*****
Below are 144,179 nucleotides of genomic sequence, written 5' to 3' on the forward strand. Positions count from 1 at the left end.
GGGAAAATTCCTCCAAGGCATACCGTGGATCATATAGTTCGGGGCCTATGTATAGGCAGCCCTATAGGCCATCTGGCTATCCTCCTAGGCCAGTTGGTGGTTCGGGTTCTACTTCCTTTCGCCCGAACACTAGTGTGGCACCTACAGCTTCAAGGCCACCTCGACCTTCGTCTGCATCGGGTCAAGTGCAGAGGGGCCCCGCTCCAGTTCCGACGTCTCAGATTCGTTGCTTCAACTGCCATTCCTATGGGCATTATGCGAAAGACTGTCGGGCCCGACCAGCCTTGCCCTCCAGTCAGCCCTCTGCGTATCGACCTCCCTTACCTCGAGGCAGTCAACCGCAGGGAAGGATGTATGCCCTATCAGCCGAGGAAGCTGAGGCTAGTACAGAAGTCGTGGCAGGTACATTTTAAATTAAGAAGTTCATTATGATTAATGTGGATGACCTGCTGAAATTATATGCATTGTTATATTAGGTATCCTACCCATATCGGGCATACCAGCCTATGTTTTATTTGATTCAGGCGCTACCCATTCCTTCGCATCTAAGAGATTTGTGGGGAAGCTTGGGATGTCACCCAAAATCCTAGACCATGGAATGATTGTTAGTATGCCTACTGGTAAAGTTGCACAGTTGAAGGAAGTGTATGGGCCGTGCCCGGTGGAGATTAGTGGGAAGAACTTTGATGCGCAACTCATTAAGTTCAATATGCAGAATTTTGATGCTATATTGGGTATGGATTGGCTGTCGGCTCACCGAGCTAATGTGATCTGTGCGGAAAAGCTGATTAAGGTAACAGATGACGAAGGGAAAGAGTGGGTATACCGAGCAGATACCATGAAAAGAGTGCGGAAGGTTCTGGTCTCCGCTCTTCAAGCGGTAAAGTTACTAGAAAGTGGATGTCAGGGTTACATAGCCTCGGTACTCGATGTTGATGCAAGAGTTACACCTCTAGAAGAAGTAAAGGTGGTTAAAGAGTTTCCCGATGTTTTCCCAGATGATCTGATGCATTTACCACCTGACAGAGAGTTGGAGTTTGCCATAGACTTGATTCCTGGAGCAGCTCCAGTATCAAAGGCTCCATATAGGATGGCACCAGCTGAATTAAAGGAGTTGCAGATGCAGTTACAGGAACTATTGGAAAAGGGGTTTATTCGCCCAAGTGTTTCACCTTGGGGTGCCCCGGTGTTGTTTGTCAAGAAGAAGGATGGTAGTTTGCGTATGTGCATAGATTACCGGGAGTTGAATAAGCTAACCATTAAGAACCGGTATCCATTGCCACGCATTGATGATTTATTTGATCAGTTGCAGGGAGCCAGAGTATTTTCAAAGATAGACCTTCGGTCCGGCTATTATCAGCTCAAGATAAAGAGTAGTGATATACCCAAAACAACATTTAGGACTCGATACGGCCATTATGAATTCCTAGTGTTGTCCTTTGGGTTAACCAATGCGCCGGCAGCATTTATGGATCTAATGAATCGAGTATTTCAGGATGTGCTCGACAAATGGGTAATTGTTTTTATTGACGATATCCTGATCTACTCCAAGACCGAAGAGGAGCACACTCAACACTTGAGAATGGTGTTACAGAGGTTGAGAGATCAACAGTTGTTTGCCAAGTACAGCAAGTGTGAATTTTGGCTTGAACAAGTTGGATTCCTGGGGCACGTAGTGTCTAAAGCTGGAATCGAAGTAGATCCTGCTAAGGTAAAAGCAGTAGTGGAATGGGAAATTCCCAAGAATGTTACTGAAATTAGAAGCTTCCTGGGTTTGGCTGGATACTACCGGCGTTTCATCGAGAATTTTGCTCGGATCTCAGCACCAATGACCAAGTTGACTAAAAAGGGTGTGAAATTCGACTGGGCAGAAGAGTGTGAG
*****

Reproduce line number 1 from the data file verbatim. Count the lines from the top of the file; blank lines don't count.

Below are 144,179 nucleotides of genomic sequence, written 5' to 3' on the forward strand. Positions count from 1 at the left end.